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LUCI WELDON/The Warren Record

Warren Early College High School Social Studies teacher Bryce Frohlich, standing, challenges his students to consider what is most important to them as part of a recent class. He is pictured speaking with student Joel Valentine, foreground.

If you lived in 1776, would you have signed the Declaration of Independence if it meant risking everything you held dear, including your life?

Warren Early College High School Social Studies teacher Bryce Frohlich asked his students to think about just that during a class last week.

For Frohlich, named Warren County Schools’ 2019-20 Beginning Teacher of the Year, challenging his students to consider tough issues is one tool to help his students connect with history on a level that they can apply lessons from the past to their lives.

A native of Orlando, Fla., he earned a degree in Political Science from Florida State University in Tallahassee. As a student, Frohlich joined Teach For America, defined on its website as a diverse network of leaders who work to eliminate educational inequity by teaching for at least two years in economically challenged communities.

He thought about becoming a teacher while he was in high school and credits his teachers for helping to mold him into the person he became as an adult. That’s the type of teacher Frohlich wanted to be as a member of the Teach For America corps.

He admits that he never heard of Warren County before the program assigned him to the local school system, but he was not far away while he taught at Conway Middle School in adjacent Northampton County during training.

Ironically, Frohlich’s TFA mentor has been Adam Mogilevsky, former Warren Early College Social Studies teacher.

Frohlich arrived at Warren Early College for the 2018-19 school year just three days after he completed his training. During his first year with Warren County Schools, he taught American History, World History, and Civics and Economics.

Over the course of the year, he enjoyed building relationships with his students as he challenged them to see how history impacts their lives, the same types of relationships that Frohlich’s favorite teachers forged with him and his peers while they were in high school.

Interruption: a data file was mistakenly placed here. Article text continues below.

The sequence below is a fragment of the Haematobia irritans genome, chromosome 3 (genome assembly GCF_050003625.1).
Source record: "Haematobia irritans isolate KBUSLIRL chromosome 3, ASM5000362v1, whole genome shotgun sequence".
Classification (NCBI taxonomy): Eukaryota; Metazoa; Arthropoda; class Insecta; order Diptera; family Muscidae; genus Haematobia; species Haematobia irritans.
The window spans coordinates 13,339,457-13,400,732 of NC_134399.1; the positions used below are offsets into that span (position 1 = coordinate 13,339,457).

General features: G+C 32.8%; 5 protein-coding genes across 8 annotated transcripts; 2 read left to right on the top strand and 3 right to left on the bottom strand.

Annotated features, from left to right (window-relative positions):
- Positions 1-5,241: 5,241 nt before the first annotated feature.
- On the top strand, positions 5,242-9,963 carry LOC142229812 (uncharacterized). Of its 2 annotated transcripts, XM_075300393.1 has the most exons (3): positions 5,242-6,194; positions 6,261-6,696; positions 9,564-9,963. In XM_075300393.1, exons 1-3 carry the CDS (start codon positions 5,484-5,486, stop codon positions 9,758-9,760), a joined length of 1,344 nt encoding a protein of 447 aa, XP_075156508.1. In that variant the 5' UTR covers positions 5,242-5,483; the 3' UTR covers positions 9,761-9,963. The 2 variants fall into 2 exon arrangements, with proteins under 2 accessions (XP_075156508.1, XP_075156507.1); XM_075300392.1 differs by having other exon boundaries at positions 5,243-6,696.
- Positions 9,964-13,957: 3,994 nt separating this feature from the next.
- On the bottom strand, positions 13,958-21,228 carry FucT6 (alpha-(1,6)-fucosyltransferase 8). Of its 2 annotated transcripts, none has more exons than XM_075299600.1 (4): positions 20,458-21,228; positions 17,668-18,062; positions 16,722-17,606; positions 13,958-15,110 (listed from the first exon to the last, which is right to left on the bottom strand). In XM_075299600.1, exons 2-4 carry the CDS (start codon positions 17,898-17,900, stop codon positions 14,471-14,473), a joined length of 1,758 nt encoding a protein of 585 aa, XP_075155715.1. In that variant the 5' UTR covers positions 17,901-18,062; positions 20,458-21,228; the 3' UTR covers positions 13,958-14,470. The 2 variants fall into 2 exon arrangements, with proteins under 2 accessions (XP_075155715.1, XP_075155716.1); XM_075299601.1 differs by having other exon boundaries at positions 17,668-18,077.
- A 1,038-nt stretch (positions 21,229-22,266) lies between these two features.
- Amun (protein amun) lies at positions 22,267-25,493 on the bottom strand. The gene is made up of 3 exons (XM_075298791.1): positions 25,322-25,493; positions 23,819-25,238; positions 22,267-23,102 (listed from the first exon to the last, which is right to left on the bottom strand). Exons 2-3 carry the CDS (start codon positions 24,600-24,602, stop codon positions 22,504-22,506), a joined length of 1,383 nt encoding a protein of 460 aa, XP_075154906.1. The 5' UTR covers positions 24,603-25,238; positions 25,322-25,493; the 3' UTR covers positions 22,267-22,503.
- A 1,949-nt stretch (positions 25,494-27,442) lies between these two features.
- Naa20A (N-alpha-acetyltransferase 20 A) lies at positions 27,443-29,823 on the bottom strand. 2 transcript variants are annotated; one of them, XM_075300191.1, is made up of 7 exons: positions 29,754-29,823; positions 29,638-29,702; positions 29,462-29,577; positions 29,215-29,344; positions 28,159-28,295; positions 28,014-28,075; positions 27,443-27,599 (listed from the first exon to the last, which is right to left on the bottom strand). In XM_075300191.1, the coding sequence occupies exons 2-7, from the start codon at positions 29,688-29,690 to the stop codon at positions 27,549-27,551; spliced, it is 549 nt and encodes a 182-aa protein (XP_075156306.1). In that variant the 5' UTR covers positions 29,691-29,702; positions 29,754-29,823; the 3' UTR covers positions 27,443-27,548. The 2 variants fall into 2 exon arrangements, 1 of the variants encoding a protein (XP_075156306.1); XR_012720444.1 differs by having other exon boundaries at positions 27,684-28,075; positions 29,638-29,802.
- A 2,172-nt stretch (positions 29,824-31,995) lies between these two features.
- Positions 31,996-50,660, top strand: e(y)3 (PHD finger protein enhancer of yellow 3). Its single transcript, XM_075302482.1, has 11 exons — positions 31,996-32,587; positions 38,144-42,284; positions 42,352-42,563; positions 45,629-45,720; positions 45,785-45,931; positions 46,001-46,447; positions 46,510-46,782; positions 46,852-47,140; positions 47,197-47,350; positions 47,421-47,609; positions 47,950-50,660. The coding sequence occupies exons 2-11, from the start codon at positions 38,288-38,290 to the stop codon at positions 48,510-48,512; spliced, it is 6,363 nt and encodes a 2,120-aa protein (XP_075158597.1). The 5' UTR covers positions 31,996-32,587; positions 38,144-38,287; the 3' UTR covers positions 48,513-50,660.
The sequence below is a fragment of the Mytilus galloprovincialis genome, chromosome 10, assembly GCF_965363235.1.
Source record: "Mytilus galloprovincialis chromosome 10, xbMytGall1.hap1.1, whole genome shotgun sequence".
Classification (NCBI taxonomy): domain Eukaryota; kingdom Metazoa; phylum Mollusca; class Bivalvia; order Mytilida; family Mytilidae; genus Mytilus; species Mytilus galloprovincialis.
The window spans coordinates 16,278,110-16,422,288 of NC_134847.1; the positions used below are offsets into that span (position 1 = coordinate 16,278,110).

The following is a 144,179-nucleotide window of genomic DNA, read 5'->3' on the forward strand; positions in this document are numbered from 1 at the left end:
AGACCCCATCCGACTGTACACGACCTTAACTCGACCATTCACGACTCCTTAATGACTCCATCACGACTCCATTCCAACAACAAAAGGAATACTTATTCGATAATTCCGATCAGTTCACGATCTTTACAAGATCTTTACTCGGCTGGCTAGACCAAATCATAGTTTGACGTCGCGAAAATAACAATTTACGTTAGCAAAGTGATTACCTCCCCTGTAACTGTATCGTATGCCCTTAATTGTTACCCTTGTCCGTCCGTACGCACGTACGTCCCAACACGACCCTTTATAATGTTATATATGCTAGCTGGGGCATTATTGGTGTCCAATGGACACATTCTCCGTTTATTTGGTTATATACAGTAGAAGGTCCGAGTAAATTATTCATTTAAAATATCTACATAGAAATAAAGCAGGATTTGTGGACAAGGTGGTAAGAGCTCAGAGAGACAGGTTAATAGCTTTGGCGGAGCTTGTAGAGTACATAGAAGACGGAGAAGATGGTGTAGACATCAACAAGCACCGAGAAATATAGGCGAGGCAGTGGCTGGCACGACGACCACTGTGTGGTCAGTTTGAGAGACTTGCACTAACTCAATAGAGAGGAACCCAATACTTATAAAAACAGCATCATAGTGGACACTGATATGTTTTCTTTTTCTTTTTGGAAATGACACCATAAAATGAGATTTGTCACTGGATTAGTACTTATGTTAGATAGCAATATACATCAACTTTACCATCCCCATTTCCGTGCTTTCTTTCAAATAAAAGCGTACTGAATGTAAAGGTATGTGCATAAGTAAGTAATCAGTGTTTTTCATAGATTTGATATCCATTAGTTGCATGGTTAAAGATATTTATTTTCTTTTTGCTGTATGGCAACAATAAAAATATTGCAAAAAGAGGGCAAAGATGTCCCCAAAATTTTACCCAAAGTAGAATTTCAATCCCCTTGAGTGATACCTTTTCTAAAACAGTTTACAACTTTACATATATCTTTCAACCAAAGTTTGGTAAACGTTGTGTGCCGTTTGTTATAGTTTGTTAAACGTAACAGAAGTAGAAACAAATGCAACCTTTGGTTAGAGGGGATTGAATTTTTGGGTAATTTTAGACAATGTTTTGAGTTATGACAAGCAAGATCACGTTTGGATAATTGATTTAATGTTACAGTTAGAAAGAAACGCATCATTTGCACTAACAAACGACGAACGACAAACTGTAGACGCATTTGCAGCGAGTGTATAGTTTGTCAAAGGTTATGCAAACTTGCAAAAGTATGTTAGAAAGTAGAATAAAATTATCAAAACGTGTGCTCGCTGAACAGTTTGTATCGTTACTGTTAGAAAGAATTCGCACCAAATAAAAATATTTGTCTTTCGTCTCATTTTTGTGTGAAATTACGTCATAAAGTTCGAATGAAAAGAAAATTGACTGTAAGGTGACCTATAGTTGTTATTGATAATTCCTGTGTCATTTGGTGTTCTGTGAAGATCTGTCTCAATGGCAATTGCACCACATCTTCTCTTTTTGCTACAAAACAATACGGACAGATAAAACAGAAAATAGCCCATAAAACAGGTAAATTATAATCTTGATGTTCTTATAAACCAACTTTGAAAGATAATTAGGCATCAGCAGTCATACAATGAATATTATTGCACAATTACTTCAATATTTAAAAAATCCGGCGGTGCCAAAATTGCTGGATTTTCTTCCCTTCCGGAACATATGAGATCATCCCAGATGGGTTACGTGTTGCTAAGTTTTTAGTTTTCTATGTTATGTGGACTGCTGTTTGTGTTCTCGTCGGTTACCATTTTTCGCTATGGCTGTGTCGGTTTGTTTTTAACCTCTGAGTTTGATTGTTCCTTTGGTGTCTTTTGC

Now in his second year of teaching, Frohlich is excited to see how his students have matured. He wants the young people to learn how history relates to them.

“My proudest moment is when students are able to see themselves in history,” he said. “How does this thing that they may not be interested in affect them. The power of understanding how the world works is when education becomes liberation.”

Frohlich considers education as empowering students to interpret the world as they see it so that they can navigate the world through the position they choose for their adults lives, whether as a doctor, football player, actress or other role.

“Why wouldn’t you want the most educated people in all positions? I want to prepare (students) to make strong choices,” he said.

Frohlich also works with students as advisor to a number of school organizations, including the Student Government Association and Chess/Gaming Club, whose members hope to host a chess tournament this year.

He has grown to love Warren County not only for its people, but also for their passion as evidenced by the county’s designation as the birthplace of the Environmental Justice Movement.

Frohlich considers the Beginning Teacher of the Year award as a great honor, and Warren Early College Principal Shena Royster said that there is no question that he is worthy of such recognition.

“He always does innovative things with the kids, and they love him,” she said. “He is an excellent role model and truly cares about our students and families.”

Frohlich paraphrases a Greek proverb to describe why he became a teacher: “Society prospers when people plant the seeds of trees they may never stand in the shade of.”

For him, the proverb means that people should be grateful to have even a small part in shaping the lives of people who make a difference in the world, even if they are not around to see it.

“If everyone does this, the world becomes a better place,” Frohlich said.